Search Site   
Current News Stories
Views and opinions: Old equipment's in active use at Tennessee winery
Views and opinions: Beauty of Christmas will last throughout the year
Views and opinions: FFA star sharing his time to encourage younger students
Be sure to start the new year off with some goals
Views and opinions: Knobstone Trail gets new trailhead inside Dreams SRA
Views and opinions: Hunter education course in Dubois County Jan. 13, 20
Views and opinions: New Montgomery Gentry album an '18 bright light
Views and opinions: With solstice behind, days are lengthening toward 10 hours
Views and opinions: For the second week of deep winter, sunrise comes earlier
Views and opinions: It is questionable if animal IQ benefits around humans
If indoor farming is where it's at, what's outdoors for?
   
News Articles
Search News  
   
Simmons: Reinvention could help animal ag beat a 'credibility crisis'
 


INDIANAPOLIS, Ind. — Some might say the biggest challenge of the agricultural industry is simply communicating with consumers. At the recent Agri-Biosciences Innovation Summit in Indianapolis, Elanco President Jeff Simmons dissected the problem and offered solutions on a conceptual level.

“Today, I think we have a credibility crisis,” he began, in a presentation titled “Courageous Leadership is Critical to Innovation,” adding, “this is the reality. And I think, candidly, as I looked at this, I asked myself, when did we lose our trust in science? We live in a post-truth world – we seek our social media echoes to kind of reinforce our beliefs.”

Reality is the first “R” in Simmons’ 3-R motto, the others being reinvention and recipe. Science, he said, is under attack in a time where it is never more needed, if one considers the results of some consumer surveys. Only 14 percent of consumers believe genetically modified (GMO) goods are safe, while, according to science, he said GMO food is 100 percent safe.

“These ‘alternative facts’ – Facebook, fake news, whatever you want to call it – they suddenly become truth,” Simmons said. “In agriculture, this is a big deal. Today we’re battling non-GMOs and glyphosate with our friends in Europe.

“Whether it’s the anti-vaccination deal on the human side or it’s climate change on the plant side, we live in an era today where alternative facts and fake news are both viewed in the same way as peer-reviewed research papers and recognized experts.”

When it comes to marketing claims on food products, the list does not stop at non-GMO – no irradiation, hormone-free, cage-free, no gestation stalls, slow-growing, antibiotic-free and vaccine free are all labels seen consistently in grocery stores. Simmons said companies must stop eliminating innovation for short-term marketing, because “the animal loses, environment loses and consumer loses.”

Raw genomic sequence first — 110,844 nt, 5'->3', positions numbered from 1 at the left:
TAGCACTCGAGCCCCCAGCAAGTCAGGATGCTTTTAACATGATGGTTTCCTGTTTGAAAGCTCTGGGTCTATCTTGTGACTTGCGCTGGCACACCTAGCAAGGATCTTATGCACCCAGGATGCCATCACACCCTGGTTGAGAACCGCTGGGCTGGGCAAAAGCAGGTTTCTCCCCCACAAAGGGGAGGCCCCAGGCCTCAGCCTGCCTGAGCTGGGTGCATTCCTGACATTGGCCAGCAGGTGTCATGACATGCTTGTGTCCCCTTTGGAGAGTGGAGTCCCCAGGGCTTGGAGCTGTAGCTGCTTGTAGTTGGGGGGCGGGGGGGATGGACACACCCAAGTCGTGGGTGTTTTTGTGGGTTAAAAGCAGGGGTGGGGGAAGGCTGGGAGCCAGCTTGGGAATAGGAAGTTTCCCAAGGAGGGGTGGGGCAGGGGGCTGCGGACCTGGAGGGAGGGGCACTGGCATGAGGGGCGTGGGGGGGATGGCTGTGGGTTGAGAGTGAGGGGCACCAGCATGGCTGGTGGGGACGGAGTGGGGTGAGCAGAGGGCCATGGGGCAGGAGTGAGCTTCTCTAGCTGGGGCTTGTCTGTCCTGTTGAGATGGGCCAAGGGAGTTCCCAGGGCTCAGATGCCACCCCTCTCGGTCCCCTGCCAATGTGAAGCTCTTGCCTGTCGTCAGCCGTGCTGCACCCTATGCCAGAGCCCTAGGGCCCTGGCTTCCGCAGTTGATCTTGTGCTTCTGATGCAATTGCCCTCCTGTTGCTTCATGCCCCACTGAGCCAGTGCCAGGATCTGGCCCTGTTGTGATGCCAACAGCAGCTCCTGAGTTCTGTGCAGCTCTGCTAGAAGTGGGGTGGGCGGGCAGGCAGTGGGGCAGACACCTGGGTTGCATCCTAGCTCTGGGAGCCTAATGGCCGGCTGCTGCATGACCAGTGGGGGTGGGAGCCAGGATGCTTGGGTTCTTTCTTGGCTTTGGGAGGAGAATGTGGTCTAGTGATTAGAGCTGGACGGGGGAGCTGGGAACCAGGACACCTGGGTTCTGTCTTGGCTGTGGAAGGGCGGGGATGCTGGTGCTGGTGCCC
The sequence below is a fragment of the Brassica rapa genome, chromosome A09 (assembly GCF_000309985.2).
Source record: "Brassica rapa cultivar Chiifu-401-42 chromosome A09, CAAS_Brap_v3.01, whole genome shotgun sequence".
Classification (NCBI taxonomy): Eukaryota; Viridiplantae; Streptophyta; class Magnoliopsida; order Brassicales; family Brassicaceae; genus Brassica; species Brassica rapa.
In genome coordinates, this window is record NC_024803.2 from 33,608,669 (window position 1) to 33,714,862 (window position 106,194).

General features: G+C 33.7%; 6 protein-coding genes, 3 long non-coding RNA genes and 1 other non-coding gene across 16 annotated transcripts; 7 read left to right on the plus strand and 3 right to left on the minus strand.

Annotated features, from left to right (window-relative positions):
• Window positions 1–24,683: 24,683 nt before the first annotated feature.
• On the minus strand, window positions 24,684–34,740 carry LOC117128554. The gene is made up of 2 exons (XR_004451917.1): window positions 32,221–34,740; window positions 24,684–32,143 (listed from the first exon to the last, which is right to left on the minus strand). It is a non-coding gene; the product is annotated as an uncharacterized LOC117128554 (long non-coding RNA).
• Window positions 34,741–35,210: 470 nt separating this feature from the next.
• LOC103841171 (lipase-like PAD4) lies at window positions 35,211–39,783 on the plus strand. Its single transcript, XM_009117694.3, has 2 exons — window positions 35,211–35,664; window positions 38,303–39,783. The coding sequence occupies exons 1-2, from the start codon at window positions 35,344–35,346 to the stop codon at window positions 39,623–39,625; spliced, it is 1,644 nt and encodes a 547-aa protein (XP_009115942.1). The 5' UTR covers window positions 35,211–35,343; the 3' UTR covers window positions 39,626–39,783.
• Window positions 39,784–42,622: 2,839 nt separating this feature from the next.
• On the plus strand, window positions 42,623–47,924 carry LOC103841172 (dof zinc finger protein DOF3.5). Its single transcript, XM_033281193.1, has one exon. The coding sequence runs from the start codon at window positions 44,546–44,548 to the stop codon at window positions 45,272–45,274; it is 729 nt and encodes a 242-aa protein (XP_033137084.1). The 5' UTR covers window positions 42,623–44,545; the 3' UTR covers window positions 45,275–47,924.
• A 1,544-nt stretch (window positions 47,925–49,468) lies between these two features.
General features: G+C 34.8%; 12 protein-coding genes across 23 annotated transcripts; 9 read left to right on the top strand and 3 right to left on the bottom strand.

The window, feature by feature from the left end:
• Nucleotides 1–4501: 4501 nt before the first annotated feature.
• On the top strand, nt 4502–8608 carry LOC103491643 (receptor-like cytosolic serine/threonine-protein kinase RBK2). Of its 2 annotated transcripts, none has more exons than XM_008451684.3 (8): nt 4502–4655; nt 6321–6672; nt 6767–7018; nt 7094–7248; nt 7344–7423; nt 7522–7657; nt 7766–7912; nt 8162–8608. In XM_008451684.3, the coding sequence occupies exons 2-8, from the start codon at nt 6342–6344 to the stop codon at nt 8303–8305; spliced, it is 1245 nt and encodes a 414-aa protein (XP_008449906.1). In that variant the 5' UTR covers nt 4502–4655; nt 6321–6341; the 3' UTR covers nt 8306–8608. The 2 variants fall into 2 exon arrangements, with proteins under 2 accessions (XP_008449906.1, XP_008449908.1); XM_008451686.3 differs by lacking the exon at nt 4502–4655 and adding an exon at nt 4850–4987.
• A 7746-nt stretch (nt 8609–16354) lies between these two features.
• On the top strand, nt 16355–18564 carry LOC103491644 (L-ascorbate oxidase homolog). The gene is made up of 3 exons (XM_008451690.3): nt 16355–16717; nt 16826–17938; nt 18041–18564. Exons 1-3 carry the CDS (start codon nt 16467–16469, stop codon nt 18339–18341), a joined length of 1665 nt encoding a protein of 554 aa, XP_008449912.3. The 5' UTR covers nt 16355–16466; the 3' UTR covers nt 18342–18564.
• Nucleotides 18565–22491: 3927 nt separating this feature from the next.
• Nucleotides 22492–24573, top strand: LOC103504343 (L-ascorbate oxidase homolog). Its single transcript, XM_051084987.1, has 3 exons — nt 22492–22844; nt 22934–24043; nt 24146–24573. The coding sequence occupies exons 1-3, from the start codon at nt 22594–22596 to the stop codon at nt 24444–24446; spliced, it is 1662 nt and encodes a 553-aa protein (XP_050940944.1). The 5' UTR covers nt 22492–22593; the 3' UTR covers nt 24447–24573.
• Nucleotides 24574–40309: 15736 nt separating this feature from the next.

As of 2016, 18 percent of new food and beverages have a non-GMO claim on their package, 15 percent claim organic and 12 percent call their product “natural.” As a consequence of anti-science beliefs, Simmons said the poultry industry, for example, was hit hard: With half of the industry now antibiotic-free, premiums have dropped by more than half and more broilers are needed to meet demand because mortality among birds is up for the first time in recorded history.

A bigger challenge than feeding the world, he said, is getting through this current post-truth reality. Yet, he is optimistic and confident animal agriculture can turn this into an opportunity through reinvention of leaders.

“I believe there is no one food segment that will have a greater impact in the future – even over pharmaceuticals – than animal protein,” Simmons said. “With meat, milk and eggs, we could potentially alleviate problems such as the obesity epidemic, the aging population, bone development and muscle mass; there’s data there.”

 He believes the reinvention of agriculture marketing and communication lies in courageous leaders. Complacency and different sectors of the industry staying in their own “silos” without effort to collaborate are things he thinks inhibit innovation, along with being overly sensitive to political correctness.

Instead, he suggests “bold and courageous” leaders promote collaboration and have just a little bit of restlessness – that is, have competitiveness and work with a sense of urgency.

“Elanco is going to bring 40 new recruits in from 25 land grant universities this year, and I will tell you the first question we’re asking is, ‘Why do you do what you do?’” he said. “Purpose matters. People won’t follow you without purpose.”

The final piece in Simmons’ puzzle to improve animal agriculture’s credibility crisis is “recipe,” or taking in all information and forming a plan. He said among consumer surveys and focus groups, the biggest concern is health. Based on that, the recipe Elanco has come up with is “One Health.”

That is, animal agriculture strives to produce the healthiest and most efficient animals, which are critical to healthy people and a healthy planet. He said Elanco is also committed to using innovation to produce the healthiest animals, give people the nutrition to be their healthiest and continue to find ways to lessen ag’s impact on the environment, to improve the health of the planet.

“This is a complex issue,” Simmons said. “It's ultimately about One Health – human health, animal health and the health of our planet are all inextricably linked. Without all three, the entire system is compromised.

“Sick animals also jeopardize the safety, availability and affordability of our food, as well as expend precious natural resources. Human health requires healthy, productive animals."

Positive labels such as “more protein,” “better taste,” “more sustainable” and “more economical” could be key to turning things around. Simmons concluded with a goal for what he believes the new message of positivity in animal agriculture should be: “Make ‘yes’ the new ‘no.’”

12/13/2017